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There is no doubt, as a nation by producing or buying electric vehicles on masse, we are just accelerating climate change and in order to avoid major problems we must change tack.
Metals such as lithium and cobalt provide examples of the awkward issues that lie ahead, said Herrington. Both elements are needed to make lightweight rechargeable batteries for electric cars and for storing power from wind and solar plants. Their production is likely to increase significantly over the next decade – and that could cause serious ecological problems.
In the case of cobalt, 60% of the world’s supply comes from the Democratic Republic of the Congo where large numbers of unregulated mines use children as young as seven as miners. There they breathe in cobalt-laden dust that can cause fatal lung ailments while working tunnels that are liable to collapse.
Batteries make up about 40 percent of the value of an electric car, and China currently controls two-thirds of worldwide cell manufacturing.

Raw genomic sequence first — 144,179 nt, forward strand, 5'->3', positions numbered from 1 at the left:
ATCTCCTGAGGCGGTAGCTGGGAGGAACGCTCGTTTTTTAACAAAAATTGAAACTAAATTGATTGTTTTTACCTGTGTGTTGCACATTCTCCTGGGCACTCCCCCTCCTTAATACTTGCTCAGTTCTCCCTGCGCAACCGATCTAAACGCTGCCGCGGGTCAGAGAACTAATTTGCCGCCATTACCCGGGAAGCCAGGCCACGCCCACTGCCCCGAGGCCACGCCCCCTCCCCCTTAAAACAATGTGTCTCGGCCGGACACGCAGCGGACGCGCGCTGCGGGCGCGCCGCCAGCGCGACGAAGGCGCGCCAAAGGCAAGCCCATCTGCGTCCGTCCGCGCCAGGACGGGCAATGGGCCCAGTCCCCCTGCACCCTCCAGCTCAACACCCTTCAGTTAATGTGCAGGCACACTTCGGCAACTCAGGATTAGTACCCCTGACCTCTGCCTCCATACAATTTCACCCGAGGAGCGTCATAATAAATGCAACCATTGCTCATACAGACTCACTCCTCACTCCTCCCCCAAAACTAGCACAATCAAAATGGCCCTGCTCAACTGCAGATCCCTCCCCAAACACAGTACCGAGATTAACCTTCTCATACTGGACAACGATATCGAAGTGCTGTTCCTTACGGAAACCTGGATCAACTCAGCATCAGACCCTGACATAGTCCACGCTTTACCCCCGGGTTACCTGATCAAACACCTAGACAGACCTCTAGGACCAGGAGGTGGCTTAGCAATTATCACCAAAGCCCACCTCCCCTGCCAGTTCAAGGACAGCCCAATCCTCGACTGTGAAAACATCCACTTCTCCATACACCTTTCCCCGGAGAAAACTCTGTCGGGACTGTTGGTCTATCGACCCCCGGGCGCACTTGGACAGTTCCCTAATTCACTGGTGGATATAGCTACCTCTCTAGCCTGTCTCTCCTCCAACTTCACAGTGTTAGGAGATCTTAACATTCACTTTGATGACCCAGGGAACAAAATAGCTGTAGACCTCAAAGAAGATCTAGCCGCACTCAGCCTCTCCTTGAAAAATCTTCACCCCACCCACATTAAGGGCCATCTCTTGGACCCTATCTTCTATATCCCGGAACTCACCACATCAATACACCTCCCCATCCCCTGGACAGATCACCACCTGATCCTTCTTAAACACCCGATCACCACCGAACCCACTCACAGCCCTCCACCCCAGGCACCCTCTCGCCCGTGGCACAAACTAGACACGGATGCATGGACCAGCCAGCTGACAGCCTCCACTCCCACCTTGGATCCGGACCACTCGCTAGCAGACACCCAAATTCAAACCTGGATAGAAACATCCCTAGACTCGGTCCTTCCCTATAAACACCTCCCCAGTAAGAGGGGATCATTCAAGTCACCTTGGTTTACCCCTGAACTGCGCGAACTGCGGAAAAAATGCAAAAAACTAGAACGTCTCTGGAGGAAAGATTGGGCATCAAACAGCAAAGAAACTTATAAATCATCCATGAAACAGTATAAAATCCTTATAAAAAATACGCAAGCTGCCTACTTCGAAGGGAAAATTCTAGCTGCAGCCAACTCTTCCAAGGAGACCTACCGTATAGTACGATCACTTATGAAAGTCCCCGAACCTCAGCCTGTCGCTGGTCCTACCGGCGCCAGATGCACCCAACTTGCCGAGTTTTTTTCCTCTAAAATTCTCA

But the EU hopes to increase its share from the current three percent to 25 percent by 2028.
Last year the bloc approved 3.2 billion euros of state subsidies from France, Germany, Finland, Sweden, Italy, Belgium and Poland to stimulate a European battery industry and meet homegrown demand.
So far plans for a number of giant European "gigafactories" have been unveiled, including a colossal Tesla plant in Germany and a $1bn facility in Sweden part-funded by Volkswagen.
They include microbiologist Cristina Dorador, who has spent years studying the salt flats of the Atacama Desert. She says lithium mines extract huge amounts of groundwater. Ten-times saltier than seawater, this brine is then placed in enormous evaporation pools. After 18 months, the resulting 6% lithium solution is then turned into a white lithium powder and exported for use in batteries.
Dorador says removing so much groundwater will inevitably make the Atacama Desert — home to Chile's lithium mines — hotter and drier. She recently co-authored an investigation linking lithium mining to an 11% reduction in the local flamingo population over the past decade.
"With so much pressure from the world to produce more lithium," she says, "the price is going to be paid by Chile's environment."